12 hours ago
Friday, July 6, 2012
Fifty Shades Of Grey: Special Needs Moms Edition
I scowl at myself in the mirror; I haven't had time to color my hair, between all my son's therapy appointments. Well, there's nothing I can do, I must be off to get ravaged. I jump into my Beetle.
I arrive at the penthouse, and C. answers. Before I know it, he's got both of my hands in a steel grip above my head.
All I can think is, I am so not looking forward to the IEP this week. Is my child going to get the extra therapy he needs? Am I in for a battle?
Suddenly I am a quivering mess. I can only imagine what lies ahead. I want those physical therapy sessions, bad.
His long fingers stroke my neck.
My head swims uncomfortably. Stay calm, I tell myself, you've been through IEPs before, you will get what you need.
He is massaging my right shoulder, relentlessly.
My mind is awhirl: Did I re-order the anti-seizure meds? I hope so, because I'm not sure there's enough to get through the weekend.
Now he is massaging my left shoulder, intensely. Slowly the excitement builds, for I have realized that soon the update for the iPad speech app is coming out! How delicious will that be!
His hand grabs my hair.
Did I fill out the health forms for camp?
I writhe as I picture my inner goddess at a desk in front of an endless pile of papers. I close my eyes, feeling the buildup pushing me higher to more anxiety.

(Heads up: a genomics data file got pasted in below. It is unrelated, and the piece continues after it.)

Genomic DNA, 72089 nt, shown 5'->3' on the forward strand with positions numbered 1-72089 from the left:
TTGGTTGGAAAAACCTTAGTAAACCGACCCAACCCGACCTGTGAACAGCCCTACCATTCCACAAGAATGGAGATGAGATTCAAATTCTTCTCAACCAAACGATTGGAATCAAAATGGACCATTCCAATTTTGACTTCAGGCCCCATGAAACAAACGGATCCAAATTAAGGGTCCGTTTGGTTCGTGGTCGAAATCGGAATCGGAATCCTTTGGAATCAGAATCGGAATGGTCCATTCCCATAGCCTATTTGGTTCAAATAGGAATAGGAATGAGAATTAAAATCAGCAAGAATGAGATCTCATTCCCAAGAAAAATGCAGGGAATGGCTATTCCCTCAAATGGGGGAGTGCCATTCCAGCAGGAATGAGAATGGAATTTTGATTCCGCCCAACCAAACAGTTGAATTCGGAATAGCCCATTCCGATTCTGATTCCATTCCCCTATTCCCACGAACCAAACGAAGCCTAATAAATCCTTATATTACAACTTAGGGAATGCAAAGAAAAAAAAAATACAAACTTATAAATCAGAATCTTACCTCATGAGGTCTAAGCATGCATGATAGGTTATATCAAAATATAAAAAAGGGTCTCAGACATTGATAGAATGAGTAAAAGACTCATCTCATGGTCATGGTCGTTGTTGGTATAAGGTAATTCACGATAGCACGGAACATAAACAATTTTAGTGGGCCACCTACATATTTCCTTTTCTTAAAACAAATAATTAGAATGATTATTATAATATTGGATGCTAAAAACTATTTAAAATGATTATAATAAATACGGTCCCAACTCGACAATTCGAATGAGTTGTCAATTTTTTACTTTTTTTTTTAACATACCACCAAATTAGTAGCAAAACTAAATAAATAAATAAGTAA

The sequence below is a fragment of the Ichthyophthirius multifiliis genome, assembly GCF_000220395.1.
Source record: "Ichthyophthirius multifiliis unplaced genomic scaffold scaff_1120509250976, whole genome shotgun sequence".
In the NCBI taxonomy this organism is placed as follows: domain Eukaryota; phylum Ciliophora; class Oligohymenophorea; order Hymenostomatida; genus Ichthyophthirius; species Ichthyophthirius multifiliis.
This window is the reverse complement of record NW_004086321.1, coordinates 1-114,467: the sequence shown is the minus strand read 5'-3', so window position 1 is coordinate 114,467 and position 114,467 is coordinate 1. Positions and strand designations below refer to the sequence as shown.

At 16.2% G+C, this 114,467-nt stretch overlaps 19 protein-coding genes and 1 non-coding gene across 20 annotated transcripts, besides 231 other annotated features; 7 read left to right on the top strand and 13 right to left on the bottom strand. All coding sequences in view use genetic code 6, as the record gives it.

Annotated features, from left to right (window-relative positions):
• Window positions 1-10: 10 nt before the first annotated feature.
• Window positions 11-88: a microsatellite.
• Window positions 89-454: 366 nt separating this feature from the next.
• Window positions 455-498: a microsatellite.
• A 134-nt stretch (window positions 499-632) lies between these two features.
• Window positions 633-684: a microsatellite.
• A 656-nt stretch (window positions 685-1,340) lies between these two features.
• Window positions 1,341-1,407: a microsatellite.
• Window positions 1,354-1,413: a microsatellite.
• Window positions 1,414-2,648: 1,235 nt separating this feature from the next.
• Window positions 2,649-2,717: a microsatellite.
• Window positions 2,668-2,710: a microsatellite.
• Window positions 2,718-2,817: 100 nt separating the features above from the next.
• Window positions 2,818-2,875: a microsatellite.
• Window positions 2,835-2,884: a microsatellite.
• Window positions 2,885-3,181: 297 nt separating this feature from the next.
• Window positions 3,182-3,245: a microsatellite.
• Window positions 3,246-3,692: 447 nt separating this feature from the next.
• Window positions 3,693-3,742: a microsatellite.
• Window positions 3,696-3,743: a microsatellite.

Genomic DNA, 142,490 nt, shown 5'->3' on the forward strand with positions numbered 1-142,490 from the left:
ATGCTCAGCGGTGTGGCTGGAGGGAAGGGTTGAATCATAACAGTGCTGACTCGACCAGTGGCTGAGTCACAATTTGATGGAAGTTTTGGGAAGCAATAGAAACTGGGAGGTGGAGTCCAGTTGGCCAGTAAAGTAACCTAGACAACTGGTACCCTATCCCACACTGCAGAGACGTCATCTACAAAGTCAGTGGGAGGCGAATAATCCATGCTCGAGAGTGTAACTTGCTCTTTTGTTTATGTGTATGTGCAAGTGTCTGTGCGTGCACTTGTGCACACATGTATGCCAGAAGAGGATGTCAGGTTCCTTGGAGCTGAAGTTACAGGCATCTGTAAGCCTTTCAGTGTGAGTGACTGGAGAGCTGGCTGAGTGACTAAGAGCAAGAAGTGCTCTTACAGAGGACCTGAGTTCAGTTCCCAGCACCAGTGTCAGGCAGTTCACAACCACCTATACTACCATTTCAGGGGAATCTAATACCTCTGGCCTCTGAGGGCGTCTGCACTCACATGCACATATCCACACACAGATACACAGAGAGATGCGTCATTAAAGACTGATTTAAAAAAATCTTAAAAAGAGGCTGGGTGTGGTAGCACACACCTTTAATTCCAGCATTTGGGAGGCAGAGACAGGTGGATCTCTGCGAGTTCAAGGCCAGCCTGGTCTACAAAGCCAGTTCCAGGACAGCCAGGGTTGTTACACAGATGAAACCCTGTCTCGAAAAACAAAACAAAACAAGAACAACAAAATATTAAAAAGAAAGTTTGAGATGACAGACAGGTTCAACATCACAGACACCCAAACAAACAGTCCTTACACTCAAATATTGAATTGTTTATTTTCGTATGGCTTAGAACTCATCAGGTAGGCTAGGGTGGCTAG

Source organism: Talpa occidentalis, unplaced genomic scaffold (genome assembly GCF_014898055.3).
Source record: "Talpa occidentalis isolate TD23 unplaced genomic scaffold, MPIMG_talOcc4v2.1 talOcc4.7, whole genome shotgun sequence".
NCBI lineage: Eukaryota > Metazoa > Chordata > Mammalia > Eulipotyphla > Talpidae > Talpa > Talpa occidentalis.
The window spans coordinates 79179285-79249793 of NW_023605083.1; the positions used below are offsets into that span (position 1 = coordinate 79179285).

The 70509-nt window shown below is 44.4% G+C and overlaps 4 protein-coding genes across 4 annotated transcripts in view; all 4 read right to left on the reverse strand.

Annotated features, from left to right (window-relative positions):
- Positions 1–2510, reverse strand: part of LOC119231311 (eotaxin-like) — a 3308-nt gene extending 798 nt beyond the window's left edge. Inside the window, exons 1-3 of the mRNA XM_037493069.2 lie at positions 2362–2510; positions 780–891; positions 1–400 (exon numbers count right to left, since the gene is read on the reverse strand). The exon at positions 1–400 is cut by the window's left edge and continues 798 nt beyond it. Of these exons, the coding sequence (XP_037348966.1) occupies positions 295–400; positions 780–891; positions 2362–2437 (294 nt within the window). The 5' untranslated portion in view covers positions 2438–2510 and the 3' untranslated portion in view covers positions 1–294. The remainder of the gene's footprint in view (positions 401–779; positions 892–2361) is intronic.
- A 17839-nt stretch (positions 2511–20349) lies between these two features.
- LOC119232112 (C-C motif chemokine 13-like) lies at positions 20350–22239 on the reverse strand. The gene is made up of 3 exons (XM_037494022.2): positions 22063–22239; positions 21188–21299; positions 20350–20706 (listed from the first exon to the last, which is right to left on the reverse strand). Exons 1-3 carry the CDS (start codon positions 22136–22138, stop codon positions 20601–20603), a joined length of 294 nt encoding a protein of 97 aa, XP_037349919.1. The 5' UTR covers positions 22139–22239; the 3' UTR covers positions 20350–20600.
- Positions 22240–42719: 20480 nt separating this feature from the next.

Whipping! Yes, yes, yes: My anxiety must be whipped into submission.
"Look at me," C. says, insistently. I stare into his smoldering gaze. "Have you worked out four times this week?"
"No," I admit, breathlessly. "I haven't had time because I've spent hours on the phone with the insurance company trying to sort out the unpaid claims."
"Have you been snacking between meals?" he asks, demandingly.
"Well, uh, there were some Cheetos in the cupboard that the speech therapist was using for oral-motor therapy, and I've been nibbling on them. I am such a naughty girl."
His expression pulls at that dark, anxious part of me.
"It is so difficult juggling it all," I sigh, breathily. "I am 50 shades of freaked!"
Throbbing. My head is throbbing.
Boldly, he spins me toward the wall. He strikes my bottom, hitting a large bulge.
"What is that?" he asks, throatily.
"Oh! Those are the new cushioned socks I got for my son's foot braces, I meant to put them on him this morning!" I exclaim. "Tee hee!"
I glance at the clock. Oh no!
"You beguile me," I say, "But I have to be going, because I have a conference call with our district special-ed liaison."
I extract myself from his grasp. "So long, for now," I whisper, and dash out the door.
Posted by Ellen Seidman at 6:44 AM